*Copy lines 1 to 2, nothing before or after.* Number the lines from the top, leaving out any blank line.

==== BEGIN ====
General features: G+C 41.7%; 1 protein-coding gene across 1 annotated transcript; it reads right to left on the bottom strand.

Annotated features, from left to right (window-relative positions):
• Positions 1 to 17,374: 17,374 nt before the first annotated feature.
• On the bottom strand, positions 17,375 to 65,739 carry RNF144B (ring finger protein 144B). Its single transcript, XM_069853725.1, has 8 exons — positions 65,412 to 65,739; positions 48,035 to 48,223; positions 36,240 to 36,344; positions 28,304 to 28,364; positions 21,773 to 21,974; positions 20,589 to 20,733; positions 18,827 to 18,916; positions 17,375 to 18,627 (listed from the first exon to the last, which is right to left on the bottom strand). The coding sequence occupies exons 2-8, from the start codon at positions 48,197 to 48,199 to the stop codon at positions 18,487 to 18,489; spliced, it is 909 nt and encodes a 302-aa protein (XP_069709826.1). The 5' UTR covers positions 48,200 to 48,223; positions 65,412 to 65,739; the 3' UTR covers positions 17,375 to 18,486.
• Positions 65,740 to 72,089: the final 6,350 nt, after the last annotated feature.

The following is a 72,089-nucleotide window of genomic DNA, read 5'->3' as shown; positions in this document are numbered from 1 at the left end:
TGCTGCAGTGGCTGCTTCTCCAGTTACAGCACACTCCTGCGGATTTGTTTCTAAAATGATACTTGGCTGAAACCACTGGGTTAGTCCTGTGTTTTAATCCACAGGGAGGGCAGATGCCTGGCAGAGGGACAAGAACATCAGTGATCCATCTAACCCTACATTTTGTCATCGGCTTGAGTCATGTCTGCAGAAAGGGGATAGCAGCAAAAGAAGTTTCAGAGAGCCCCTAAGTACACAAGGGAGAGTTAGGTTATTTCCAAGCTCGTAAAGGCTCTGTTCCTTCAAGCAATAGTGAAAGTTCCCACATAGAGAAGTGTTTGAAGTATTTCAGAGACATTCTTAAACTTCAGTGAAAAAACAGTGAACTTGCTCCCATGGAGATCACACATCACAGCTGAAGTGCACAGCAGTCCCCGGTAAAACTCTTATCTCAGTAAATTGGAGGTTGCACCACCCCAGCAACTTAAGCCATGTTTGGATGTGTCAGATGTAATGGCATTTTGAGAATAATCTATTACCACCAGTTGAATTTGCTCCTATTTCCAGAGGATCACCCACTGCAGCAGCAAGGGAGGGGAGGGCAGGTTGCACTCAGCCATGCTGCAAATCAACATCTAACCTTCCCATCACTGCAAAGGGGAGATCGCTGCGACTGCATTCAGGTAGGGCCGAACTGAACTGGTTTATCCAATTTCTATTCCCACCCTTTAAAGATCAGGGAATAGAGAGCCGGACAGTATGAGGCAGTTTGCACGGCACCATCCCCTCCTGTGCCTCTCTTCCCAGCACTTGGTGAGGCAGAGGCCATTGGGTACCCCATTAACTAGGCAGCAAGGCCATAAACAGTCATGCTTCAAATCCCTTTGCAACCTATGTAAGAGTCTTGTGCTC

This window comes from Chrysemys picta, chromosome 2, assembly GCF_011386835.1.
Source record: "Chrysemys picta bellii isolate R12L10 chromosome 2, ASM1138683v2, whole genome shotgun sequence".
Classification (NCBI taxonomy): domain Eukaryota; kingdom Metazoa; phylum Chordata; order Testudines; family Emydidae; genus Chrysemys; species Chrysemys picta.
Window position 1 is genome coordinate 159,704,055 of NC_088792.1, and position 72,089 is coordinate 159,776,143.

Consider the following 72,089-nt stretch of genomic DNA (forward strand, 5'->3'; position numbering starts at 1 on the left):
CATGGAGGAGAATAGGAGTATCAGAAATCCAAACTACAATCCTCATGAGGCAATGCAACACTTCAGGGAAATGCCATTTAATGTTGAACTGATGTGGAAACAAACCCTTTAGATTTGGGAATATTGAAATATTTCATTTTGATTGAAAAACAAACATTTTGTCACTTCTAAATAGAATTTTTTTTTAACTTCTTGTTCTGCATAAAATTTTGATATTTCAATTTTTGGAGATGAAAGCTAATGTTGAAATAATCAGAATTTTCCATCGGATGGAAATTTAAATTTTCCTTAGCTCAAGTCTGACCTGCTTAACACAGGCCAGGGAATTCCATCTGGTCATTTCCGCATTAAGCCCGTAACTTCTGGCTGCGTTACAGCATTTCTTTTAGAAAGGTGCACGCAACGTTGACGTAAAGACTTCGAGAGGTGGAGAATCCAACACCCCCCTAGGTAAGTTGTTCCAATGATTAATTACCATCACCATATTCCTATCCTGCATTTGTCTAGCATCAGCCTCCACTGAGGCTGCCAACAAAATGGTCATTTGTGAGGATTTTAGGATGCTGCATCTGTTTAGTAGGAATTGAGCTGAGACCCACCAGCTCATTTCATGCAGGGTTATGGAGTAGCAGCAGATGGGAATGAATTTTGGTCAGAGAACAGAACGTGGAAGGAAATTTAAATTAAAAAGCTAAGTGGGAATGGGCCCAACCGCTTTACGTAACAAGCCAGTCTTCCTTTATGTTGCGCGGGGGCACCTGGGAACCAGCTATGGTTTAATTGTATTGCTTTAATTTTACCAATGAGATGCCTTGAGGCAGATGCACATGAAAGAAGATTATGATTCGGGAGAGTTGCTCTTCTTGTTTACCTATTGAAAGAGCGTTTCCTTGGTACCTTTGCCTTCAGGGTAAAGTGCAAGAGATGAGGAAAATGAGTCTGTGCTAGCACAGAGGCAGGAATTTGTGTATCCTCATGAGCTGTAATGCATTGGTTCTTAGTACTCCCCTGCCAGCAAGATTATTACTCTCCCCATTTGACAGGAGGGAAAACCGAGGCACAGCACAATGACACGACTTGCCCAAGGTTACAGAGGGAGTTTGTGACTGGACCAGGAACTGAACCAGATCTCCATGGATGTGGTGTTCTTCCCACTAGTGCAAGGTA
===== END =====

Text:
General features: G+C 41.7%; 1 protein-coding gene across 1 annotated transcript; it reads right to left on the bottom strand.

Annotated features, from left to right (window-relative positions):